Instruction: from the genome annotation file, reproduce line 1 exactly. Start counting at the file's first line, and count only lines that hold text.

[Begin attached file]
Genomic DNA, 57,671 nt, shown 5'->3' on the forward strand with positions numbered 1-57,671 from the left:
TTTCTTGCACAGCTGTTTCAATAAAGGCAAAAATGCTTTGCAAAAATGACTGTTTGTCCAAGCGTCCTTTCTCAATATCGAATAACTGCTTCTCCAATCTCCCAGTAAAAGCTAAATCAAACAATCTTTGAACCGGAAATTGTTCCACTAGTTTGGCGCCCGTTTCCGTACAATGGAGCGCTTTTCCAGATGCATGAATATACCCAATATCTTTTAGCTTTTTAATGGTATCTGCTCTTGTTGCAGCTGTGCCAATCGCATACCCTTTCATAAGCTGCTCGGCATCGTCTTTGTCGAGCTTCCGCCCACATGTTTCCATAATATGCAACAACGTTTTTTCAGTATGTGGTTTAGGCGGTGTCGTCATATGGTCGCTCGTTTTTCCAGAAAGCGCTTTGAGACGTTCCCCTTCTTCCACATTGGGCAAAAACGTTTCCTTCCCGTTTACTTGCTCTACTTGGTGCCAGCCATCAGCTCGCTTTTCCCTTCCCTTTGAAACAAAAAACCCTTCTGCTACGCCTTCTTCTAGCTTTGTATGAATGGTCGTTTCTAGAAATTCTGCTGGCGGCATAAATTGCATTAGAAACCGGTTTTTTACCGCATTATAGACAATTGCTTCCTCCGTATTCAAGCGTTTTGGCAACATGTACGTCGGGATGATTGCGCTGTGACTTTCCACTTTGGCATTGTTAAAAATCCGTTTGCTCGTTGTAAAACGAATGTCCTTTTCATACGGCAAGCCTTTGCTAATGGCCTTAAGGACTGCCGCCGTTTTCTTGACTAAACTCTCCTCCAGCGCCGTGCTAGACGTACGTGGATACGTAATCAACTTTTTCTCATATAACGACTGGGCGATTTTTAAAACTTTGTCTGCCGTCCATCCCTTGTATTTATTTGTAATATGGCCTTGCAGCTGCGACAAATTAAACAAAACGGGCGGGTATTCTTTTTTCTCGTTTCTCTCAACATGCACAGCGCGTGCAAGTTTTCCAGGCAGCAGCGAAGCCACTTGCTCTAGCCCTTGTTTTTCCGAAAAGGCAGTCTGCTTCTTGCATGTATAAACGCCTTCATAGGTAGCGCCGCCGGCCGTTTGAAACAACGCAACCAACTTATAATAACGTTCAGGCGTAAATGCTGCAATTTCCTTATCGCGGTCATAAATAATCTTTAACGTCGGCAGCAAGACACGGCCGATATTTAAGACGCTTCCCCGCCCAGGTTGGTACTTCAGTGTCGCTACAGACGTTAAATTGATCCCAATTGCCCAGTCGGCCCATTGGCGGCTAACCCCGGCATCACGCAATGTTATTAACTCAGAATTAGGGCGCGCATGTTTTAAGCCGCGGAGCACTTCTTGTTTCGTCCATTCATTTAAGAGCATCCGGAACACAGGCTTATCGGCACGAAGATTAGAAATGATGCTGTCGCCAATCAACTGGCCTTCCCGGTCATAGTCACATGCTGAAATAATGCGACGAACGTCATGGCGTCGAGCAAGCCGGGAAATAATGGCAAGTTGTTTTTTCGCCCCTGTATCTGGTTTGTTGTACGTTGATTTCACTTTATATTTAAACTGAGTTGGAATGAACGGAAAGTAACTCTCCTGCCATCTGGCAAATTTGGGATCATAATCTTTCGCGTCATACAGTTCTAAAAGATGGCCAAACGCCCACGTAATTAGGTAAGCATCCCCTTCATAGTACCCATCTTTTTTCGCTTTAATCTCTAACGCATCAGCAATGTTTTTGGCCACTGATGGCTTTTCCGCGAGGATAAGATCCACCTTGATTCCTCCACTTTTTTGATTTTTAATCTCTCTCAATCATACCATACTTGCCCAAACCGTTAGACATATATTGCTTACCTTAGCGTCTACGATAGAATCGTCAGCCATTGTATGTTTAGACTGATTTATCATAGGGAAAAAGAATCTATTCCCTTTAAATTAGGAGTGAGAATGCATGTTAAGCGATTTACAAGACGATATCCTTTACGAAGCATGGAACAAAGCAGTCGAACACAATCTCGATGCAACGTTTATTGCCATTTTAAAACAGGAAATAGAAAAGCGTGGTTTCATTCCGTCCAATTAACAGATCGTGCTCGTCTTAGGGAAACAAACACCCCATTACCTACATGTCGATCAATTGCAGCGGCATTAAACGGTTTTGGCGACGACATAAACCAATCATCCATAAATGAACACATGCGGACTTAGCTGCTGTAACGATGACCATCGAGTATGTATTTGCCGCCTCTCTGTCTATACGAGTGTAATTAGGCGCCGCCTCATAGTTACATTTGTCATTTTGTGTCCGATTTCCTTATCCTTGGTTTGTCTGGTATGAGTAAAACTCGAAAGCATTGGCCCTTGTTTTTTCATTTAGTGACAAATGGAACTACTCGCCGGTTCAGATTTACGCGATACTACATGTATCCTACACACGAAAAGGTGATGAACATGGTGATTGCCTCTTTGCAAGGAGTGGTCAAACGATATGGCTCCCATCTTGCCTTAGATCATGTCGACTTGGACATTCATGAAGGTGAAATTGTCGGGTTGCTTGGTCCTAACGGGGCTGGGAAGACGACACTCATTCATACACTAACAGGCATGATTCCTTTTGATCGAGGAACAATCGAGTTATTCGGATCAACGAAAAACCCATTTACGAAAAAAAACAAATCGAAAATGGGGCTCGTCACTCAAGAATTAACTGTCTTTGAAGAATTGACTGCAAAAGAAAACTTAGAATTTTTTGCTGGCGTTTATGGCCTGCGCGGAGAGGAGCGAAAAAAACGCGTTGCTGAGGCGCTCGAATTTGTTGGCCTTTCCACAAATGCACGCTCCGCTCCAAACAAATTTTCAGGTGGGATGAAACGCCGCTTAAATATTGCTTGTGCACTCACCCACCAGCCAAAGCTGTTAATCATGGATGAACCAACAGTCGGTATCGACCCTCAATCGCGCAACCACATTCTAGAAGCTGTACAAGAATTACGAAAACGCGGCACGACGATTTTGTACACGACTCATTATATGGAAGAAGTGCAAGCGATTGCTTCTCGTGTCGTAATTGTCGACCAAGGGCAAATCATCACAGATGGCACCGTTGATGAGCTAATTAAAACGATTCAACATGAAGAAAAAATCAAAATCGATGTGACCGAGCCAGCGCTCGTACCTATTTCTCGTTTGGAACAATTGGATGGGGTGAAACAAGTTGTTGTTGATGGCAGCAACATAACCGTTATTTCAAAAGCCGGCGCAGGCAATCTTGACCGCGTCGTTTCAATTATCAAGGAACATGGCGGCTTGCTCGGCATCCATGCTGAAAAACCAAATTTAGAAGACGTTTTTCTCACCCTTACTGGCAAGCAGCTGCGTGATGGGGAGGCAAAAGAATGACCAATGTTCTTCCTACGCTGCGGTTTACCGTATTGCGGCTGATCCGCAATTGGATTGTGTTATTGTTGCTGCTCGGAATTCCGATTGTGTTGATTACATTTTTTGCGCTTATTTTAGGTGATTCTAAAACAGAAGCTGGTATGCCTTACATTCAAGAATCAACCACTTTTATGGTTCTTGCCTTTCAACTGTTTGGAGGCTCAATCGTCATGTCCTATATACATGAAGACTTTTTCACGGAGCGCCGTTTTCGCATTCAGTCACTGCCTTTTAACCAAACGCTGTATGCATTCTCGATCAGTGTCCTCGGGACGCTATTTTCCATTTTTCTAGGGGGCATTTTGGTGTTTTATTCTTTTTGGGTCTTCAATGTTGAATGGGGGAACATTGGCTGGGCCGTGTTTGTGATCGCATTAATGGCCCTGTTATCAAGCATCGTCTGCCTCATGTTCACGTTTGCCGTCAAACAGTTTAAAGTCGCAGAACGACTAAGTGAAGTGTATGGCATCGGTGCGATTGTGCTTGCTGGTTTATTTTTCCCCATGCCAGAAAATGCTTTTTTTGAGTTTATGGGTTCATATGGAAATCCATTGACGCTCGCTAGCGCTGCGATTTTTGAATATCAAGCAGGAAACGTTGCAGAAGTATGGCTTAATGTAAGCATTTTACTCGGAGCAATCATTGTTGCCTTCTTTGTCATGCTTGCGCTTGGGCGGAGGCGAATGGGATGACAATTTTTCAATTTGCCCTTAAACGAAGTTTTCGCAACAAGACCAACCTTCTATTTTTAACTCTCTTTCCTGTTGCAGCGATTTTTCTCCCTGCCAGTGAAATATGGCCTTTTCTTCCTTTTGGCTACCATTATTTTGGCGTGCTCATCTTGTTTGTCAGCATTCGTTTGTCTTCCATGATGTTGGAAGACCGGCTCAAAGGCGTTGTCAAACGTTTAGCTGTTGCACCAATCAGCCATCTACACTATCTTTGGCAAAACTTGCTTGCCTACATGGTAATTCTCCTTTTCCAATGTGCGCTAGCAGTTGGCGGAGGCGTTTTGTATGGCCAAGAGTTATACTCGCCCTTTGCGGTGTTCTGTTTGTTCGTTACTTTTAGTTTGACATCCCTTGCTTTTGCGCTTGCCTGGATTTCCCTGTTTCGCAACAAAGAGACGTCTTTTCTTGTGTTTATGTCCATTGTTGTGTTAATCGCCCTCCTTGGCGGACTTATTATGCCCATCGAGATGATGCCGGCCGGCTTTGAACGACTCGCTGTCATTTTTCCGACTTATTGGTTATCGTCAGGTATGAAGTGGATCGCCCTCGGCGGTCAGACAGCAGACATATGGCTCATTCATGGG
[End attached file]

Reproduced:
Genomic DNA, 57,671 nt, shown 5'->3' on the forward strand with positions numbered 1-57,671 from the left: